A little of this can be good…but a lot is bad

Over the past few months I’ve been talking about back injuries in firefighters. First I cleared up a few myths about back injuries (see myths). Now I’m going over exercises that firefighters should AVOID. (See those I’ve discussed so far: sit-ups, back extension machine, prone hyperextension and the calf raise machine.)

Nobody wants to be counterproductive when they exercise. When you put the time and effort into working out, you want it to be effective, and you certainly don’t want it to be actually causing harm as opposed to strength gains.

One exercise I see people doing incorrectly most of the time is working the abs while twisting: typically in a sit-up position, vigorously rotating from side to side, often using weights or a medicine ball.

I suspect that many people are under the impression that you have to rotate your torso in order to work your obliques. First of all, it takes very little rotation to do so. See the picture demonstrating a “bicycle” exercise for the abs/obliques. The very small amount of rotation that she is demonstrating is all that’s needed.bicycle exercise stockphotosforfree.com

In fact, over-rotation ends up recruiting different muscles and decreases the work that your obliques are doing. Secondly, you don’t even have to twist to work your obliques – you can do a side plank.

More importantly, yarding your torso around doing aggressive twisting exercises wreaks havoc on your back. The joints of the spine, especially in the low back, have very little rotation capability – so forcing a lot of rotation on them can be damaging and over time increase your risk of back injury.

You may even want to avoid twisting while stretching. Some people who suffer from back pain find relief when they stop doing stretches that involve excessive twisting. Like many things, a little rotation can be good…but a lot is bad.

Are you guilty of doing this exercise or any others I’ve discussed in this series? If so, what do you plan to do in place of them? Let me know in the comments below.

If you’re not on my list to get more health tips like these, enter your name and email below.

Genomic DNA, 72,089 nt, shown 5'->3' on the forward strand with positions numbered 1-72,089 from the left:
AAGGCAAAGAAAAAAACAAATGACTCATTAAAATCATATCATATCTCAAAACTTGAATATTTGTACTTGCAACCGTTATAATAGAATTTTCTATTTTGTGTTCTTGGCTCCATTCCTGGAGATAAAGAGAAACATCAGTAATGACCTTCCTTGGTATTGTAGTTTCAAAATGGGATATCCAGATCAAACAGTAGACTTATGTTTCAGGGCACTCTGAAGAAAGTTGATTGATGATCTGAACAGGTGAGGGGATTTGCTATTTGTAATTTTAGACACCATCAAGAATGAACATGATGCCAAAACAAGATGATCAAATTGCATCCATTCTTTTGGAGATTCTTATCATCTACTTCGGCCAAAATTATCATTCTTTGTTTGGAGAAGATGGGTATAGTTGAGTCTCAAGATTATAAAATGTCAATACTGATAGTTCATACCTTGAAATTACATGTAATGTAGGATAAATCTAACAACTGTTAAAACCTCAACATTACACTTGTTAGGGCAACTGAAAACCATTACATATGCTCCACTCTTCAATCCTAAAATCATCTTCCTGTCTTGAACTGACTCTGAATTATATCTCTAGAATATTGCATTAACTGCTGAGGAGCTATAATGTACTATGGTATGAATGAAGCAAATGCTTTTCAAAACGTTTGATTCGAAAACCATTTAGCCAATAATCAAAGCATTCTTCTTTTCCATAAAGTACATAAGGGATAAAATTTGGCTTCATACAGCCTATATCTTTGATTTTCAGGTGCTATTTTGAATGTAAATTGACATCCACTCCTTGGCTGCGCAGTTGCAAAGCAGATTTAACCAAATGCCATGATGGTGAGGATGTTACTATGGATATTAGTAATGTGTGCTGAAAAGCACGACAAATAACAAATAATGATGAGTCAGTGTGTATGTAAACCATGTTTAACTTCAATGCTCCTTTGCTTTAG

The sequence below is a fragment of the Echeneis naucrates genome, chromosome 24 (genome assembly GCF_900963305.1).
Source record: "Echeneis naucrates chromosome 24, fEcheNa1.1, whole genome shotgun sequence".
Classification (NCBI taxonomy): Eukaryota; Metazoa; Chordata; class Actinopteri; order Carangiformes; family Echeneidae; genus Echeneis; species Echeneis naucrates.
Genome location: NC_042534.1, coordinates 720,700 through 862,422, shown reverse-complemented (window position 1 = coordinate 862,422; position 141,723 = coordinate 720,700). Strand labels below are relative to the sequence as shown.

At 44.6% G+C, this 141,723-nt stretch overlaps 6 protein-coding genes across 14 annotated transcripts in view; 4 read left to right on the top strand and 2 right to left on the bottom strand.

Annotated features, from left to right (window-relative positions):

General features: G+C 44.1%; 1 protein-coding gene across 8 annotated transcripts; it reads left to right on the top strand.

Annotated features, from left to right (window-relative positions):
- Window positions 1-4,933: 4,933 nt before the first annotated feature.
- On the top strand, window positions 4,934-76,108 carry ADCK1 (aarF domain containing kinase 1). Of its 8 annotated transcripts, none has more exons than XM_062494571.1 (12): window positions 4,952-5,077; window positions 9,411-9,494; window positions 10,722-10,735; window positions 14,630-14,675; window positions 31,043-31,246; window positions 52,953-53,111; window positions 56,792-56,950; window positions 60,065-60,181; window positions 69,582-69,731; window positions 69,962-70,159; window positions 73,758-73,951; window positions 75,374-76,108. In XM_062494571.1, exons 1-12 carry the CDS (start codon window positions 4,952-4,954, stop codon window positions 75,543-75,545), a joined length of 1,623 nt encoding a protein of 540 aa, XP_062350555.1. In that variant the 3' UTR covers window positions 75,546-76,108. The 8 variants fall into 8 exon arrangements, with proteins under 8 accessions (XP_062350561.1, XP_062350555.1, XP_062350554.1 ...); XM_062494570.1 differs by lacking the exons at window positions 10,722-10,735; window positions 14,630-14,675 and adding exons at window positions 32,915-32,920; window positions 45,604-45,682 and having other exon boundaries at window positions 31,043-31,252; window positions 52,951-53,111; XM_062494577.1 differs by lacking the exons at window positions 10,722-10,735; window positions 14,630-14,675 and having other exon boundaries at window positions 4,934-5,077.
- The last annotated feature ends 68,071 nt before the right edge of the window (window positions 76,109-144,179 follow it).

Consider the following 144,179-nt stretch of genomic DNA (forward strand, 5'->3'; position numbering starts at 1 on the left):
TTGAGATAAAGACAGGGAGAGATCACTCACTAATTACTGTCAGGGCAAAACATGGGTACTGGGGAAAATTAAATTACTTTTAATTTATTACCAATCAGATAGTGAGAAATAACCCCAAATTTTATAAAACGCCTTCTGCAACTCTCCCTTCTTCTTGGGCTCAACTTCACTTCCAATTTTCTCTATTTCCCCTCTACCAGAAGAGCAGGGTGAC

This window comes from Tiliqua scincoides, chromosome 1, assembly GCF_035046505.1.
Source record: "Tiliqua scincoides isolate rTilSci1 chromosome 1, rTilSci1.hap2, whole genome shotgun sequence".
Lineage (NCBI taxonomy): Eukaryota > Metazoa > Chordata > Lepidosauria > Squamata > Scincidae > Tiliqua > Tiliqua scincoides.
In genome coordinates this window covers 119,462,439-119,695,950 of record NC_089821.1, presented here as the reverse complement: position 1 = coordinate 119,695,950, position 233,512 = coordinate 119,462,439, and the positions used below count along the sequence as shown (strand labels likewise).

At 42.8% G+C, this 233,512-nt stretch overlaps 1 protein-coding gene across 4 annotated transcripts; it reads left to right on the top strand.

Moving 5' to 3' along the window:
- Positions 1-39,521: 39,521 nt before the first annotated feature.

By | 2018-06-01T07:12:51+00:00 May 20th, 2014|Uncategorized|8 Comments

About the Author:

Dr. Karlie Moore has a PhD in Exercise Science and Nutrition and specializes in firefighter health. She has conducted fitness testing on hundreds of firefighters and has created the most comprehensive online wellness program for fire departments called the FitCulture program. Dr. Moore is also married to a firefighter and so understands their lifestyle and the health challenges associated with it.


  1. Brett May 21, 2014 at 2:55 pm

    What do you think about Steam Engines as an alternative.


    • Karlie May 22, 2014 at 4:53 am

      That still looks like a lot of unnecessary rotation to me. If you really wanted to do this exercise perhaps you could modify it and just rotate slightly.

  2. Clark December 17, 2015 at 4:20 pm

    Standing upright and bending sideways is difficult for me….it feels unnatural and awkward for me…is it me or is this exercise a no no.

    • Karlie December 17, 2015 at 10:15 pm

      Hey Clark, if it doesn’t work for your body then definitely don’t do it!

  3. Anonymous October 25, 2018 at 2:35 pm

    What are your thoughts on a weighted back extension machine like the LifeFitness that are commonly found in gyms ??https://primofitnessusa.com/product/life-fitness-signature-series-back-extension/

    • Karlie Moore October 25, 2018 at 5:41 pm

      This one looks a little different from the ones I’m use to seeing. If you are sitting with your knees under a pad, and there’s a pad on your upper back which you push back, that is fine as long as you don’t overdo it with weight. They call this a “back extension” machine but it’s not referring to extension of your spine, rather extension of your entire trunk. In that case, the spine stays neutral and therefore the exercise is fine.

  4. Shane October 28, 2018 at 7:23 pm

    Are there any studies that I can reference regarding stress on the spine with exercises like the “Russian twist”? I’m trying to find something tangible to show how problematic it can be for my fellow firefighters.

    Thank you.

    • Karlie Moore October 31, 2018 at 9:17 pm

      yes, lots of work by Stuart McGill. Here is a pretty comprehensive article: The biomechanics of low back injury: implications on current practice in industry and the clinic. https://www.ncbi.nlm.nih.gov/pubmed/9109558

Comments are closed.